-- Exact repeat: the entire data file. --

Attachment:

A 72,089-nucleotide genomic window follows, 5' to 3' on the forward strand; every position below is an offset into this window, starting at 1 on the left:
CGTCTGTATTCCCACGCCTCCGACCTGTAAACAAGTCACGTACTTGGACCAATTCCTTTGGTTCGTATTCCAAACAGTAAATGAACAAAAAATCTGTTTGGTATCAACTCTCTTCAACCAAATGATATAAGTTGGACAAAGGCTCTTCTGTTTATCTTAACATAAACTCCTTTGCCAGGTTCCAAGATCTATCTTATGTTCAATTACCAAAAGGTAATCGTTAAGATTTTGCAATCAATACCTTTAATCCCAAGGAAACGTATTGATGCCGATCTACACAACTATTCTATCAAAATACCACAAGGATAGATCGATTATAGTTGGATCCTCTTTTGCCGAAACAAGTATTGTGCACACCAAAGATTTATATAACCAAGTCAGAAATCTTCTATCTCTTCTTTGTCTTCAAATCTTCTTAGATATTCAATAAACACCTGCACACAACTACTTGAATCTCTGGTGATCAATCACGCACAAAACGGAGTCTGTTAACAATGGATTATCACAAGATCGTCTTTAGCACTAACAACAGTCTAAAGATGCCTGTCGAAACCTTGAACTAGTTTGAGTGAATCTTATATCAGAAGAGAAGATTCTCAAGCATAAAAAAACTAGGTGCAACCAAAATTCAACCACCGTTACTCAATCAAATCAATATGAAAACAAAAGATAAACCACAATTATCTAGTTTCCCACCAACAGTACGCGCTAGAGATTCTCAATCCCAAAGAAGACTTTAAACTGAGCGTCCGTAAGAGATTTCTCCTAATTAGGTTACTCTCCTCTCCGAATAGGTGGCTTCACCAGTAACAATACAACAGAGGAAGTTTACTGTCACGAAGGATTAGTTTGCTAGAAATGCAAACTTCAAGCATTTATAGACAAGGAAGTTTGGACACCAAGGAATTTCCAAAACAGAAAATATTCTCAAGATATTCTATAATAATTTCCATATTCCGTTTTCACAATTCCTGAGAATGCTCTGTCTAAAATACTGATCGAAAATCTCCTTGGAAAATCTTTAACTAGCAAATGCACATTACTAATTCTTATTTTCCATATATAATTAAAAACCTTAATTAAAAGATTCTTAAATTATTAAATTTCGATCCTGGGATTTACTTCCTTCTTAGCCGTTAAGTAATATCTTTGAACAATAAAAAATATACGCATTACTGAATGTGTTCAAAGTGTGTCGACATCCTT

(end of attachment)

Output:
A 72,089-nucleotide genomic window follows, 5' to 3' on the forward strand; every position below is an offset into this window, starting at 1 on the left:
CGTCTGTATTCCCACGCCTCCGACCTGTAAACAAGTCACGTACTTGGACCAATTCCTTTGGTTCGTATTCCAAACAGTAAATGAACAAAAAATCTGTTTGGTATCAACTCTCTTCAACCAAATGATATAAGTTGGACAAAGGCTCTTCTGTTTATCTTAACATAAACTCCTTTGCCAGGTTCCAAGATCTATCTTATGTTCAATTACCAAAAGGTAATCGTTAAGATTTTGCAATCAATACCTTTAATCCCAAGGAAACGTATTGATGCCGATCTACACAACTATTCTATCAAAATACCACAAGGATAGATCGATTATAGTTGGATCCTCTTTTGCCGAAACAAGTATTGTGCACACCAAAGATTTATATAACCAAGTCAGAAATCTTCTATCTCTTCTTTGTCTTCAAATCTTCTTAGATATTCAATAAACACCTGCACACAACTACTTGAATCTCTGGTGATCAATCACGCACAAAACGGAGTCTGTTAACAATGGATTATCACAAGATCGTCTTTAGCACTAACAACAGTCTAAAGATGCCTGTCGAAACCTTGAACTAGTTTGAGTGAATCTTATATCAGAAGAGAAGATTCTCAAGCATAAAAAAACTAGGTGCAACCAAAATTCAACCACCGTTACTCAATCAAATCAATATGAAAACAAAAGATAAACCACAATTATCTAGTTTCCCACCAACAGTACGCGCTAGAGATTCTCAATCCCAAAGAAGACTTTAAACTGAGCGTCCGTAAGAGATTTCTCCTAATTAGGTTACTCTCCTCTCCGAATAGGTGGCTTCACCAGTAACAATACAACAGAGGAAGTTTACTGTCACGAAGGATTAGTTTGCTAGAAATGCAAACTTCAAGCATTTATAGACAAGGAAGTTTGGACACCAAGGAATTTCCAAAACAGAAAATATTCTCAAGATATTCTATAATAATTTCCATATTCCGTTTTCACAATTCCTGAGAATGCTCTGTCTAAAATACTGATCGAAAATCTCCTTGGAAAATCTTTAACTAGCAAATGCACATTACTAATTCTTATTTTCCATATATAATTAAAAACCTTAATTAAAAGATTCTTAAATTATTAAATTTCGATCCTGGGATTTACTTCCTTCTTAGCCGTTAAGTAATATCTTTGAACAATAAAAAATATACGCATTACTGAATGTGTTCAAAGTGTGTCGACATCCTT